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A “behind–the–ears” look at Disneyland
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David Koenig
Good News, Bad News

Disney and Universal news, plus reader mail

A little good news, a little bad news (but mostly good), as I sift through reader emails over the past two weeks.

Good news:

The aging watercraft on the Rivers of America (above) may soon get a new addition. A cast member reveals: "A new raft has been sighted on the river. It is larger (width and length) than the original rafts, and the railings are much higher. It is hidden in a cove to the right of the once-burning cabin. During park hours, it is covered with a camouflage net so guests would not notice it. The name of this new raft is the 'Huck Finn.'"

Bad news:

A Disneyland character manager reports that the Merchandise department had been pressuring Entertainment to have face characters, such as Belle and Alice in Wonderland, wear pin lanyards and trade pins with guests.

Good news:

Although describing Merchandise as "the most powerful department at Disneyland/DCA, thanks to Pressler's background in retail," she says this is one battle Merchandise will not win.

More good news:

The comfy purple couches are back in the Animation building's central lobby.

Bad news:

Al beat me to it, reporting the bright yellow safety stripes that now deface the steps leading up to the drinking fountains and bronze statuette on the west side of the castle courtyard (below). Cast members describe the striping as "tacky," "ugly," and "bad show."

"The guests must be blind," huffed one ride operator. "Or is that our managers?"

Soon after, the Mad Striper struck again -- leaving his mark at the entrance of the Pioneer Mercantile in Frontierland.

I shudder to think what will happen if this guy finds his way over to Tom Sawyer Island...

Good news:

The Indiana Jones Adventure received a clean bill of health following a surprise inspection last week by state safety inspectors. "Disneyland was paid a visit by our good friends over at D.O.S.H.," an employee reports. "Among the lucky attractions to see them was Indiana Jones. We were Code 100 (delayed open at park open) until just after 11 a.m. They were inspecting all vehicles to make sure that in the event of a seatbelt fault (a belt coming off or undone) the vehicle would time-out in Zone 7 (The Chamber of Destiny)."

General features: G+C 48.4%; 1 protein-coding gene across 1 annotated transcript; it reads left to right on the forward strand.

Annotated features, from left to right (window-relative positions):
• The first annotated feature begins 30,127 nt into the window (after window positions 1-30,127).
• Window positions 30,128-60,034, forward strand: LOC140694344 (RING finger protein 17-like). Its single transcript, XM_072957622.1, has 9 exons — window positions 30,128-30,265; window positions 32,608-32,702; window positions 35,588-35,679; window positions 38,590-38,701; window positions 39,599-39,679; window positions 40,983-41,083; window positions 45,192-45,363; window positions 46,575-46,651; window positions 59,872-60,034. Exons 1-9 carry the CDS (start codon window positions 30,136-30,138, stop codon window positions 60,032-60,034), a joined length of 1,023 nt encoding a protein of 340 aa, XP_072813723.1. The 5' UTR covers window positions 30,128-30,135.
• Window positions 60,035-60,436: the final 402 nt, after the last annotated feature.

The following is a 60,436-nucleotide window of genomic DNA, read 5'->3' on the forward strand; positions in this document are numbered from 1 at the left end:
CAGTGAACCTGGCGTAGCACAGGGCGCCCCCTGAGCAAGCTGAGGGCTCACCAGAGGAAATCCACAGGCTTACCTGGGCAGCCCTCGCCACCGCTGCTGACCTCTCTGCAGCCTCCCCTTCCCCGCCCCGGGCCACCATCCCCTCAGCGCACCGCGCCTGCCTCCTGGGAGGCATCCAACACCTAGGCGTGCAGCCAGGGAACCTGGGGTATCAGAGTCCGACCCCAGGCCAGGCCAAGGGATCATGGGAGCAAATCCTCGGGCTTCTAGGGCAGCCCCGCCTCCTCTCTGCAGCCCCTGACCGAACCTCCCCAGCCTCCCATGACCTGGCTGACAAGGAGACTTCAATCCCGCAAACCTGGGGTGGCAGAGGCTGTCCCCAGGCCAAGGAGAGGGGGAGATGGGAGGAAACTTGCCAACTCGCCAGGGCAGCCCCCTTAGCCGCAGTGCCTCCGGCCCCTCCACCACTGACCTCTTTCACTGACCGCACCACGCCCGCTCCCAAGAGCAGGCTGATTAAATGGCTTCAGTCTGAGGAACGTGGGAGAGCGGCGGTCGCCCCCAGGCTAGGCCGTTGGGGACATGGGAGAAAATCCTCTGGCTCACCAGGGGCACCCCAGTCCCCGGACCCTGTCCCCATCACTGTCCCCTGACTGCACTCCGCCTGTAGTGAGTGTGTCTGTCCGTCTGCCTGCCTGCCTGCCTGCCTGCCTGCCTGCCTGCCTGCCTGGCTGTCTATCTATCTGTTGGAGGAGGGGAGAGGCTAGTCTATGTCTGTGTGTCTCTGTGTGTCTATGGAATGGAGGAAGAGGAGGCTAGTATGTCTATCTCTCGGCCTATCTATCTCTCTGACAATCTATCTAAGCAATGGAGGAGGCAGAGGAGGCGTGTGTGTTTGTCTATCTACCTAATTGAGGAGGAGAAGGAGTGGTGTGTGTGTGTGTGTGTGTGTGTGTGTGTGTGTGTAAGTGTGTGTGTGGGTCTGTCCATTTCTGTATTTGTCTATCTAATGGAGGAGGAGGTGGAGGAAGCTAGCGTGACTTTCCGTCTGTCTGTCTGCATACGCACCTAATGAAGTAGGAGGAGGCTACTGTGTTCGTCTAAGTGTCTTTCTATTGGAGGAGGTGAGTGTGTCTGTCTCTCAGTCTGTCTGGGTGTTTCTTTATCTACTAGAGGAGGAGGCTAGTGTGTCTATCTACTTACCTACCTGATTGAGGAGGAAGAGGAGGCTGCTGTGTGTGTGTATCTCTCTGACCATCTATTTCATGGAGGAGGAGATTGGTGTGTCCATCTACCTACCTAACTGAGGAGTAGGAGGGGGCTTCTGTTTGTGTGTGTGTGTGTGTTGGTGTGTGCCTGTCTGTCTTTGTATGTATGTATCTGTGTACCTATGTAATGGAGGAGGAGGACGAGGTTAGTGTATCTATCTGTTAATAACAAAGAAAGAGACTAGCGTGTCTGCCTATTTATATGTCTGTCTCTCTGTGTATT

"They were pleased with what they saw, and asked that before opening, the yellow and black stripping on the edge of the station platform be cleaned, as over the months since that has been there, the heavy foot traffic has turned it into a uniform black strip. Before leaving the building, I overheard Theme Park One commenting that 'hopefully, they would be left alone.' One can only imagine the fun it has been with D.O.S.H. popping in."

Promotional art  Disney
Promotional art Disney

He continues, "Also, found out our station gates will be installed, and Indy leads are faxing in show concerns left and right hoping that some or all will be addressed. The gates will look like 'gas cans stacked one on the other, with the gates being made out of simulated bamboo.' At least a theme is still alive and well somewhere in the park.

"I have heard that it will be a two-month rehab. This will be the second that I know of, the first of which was when they raised the belt check platform to be level with the jeeps. When all is said and done, we will be loading wheelchairs on both sides instead of just the north side of the station. Also effective yesterday, cast members will no longer ask guests to 'try to stand up,' since D.O.S.H. is confident in the new belt software. Many, if not ALL Indy cast members were more than ecstatic when we got word from our leads."

More good news:

Below is a photo taken last Sunday by David Lane showing the repainting/refurbishing of Gadget's Go Coaster in Toontown.

Even more good news: